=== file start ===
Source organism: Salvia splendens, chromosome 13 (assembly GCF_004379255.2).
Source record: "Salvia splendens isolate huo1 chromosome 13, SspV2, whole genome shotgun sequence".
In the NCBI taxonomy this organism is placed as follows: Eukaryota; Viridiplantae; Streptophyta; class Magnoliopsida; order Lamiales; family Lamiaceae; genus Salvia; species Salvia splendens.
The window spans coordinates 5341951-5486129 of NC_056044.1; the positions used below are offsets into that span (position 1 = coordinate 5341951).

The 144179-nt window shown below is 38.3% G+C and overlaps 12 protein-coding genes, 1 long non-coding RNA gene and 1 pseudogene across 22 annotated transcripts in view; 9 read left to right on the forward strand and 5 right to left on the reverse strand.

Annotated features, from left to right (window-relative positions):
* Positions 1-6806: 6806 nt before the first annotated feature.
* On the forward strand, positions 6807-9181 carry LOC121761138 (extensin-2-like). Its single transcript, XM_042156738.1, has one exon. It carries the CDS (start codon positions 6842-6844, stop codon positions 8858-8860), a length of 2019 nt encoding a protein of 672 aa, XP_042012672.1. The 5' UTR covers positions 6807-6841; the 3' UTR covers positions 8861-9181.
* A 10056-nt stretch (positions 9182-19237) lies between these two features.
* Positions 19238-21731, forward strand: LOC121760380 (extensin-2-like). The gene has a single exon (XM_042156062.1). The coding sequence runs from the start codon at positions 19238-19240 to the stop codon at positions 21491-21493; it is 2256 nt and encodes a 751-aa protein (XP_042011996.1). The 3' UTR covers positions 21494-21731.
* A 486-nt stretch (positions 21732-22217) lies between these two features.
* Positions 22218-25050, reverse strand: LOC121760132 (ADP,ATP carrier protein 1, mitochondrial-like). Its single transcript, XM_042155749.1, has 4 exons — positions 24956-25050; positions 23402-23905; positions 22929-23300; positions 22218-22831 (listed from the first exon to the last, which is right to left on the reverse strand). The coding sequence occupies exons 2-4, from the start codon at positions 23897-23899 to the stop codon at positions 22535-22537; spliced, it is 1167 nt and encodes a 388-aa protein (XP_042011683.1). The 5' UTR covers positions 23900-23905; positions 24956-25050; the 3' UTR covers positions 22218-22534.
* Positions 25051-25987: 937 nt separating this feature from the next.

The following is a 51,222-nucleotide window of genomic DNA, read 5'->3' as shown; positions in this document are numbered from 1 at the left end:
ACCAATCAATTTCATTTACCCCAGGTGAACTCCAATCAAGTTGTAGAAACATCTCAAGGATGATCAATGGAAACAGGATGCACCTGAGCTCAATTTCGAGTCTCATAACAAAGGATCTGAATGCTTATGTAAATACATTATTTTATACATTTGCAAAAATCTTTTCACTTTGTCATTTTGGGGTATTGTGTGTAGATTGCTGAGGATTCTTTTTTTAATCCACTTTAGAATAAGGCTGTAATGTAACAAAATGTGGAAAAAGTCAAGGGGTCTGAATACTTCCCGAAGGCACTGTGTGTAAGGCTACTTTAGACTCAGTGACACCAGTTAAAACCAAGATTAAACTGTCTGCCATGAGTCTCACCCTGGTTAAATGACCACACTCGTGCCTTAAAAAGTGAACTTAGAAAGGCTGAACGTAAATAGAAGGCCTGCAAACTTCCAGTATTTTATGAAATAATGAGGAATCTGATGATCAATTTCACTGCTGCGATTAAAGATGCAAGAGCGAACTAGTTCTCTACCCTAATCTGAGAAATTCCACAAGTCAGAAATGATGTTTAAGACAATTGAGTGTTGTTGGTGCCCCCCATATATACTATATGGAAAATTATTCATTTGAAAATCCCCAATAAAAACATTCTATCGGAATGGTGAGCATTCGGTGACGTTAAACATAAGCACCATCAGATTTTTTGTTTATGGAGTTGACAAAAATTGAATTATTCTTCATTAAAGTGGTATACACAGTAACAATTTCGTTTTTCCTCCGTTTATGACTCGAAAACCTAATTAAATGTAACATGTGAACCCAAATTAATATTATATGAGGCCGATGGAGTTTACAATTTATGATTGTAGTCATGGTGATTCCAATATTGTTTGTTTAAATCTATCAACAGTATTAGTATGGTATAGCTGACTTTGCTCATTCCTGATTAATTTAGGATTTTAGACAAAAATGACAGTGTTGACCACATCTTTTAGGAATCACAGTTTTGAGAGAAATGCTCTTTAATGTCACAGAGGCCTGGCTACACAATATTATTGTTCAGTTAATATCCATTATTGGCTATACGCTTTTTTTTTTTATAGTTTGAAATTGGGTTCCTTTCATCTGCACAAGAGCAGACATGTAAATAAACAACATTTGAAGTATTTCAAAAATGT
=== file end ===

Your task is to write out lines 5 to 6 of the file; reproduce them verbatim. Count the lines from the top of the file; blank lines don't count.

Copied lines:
The 144179-nt window shown below is 38.3% G+C and overlaps 12 protein-coding genes, 1 long non-coding RNA gene and 1 pseudogene across 22 annotated transcripts in view; 9 read left to right on the forward strand and 5 right to left on the reverse strand.

Annotated features, from left to right (window-relative positions):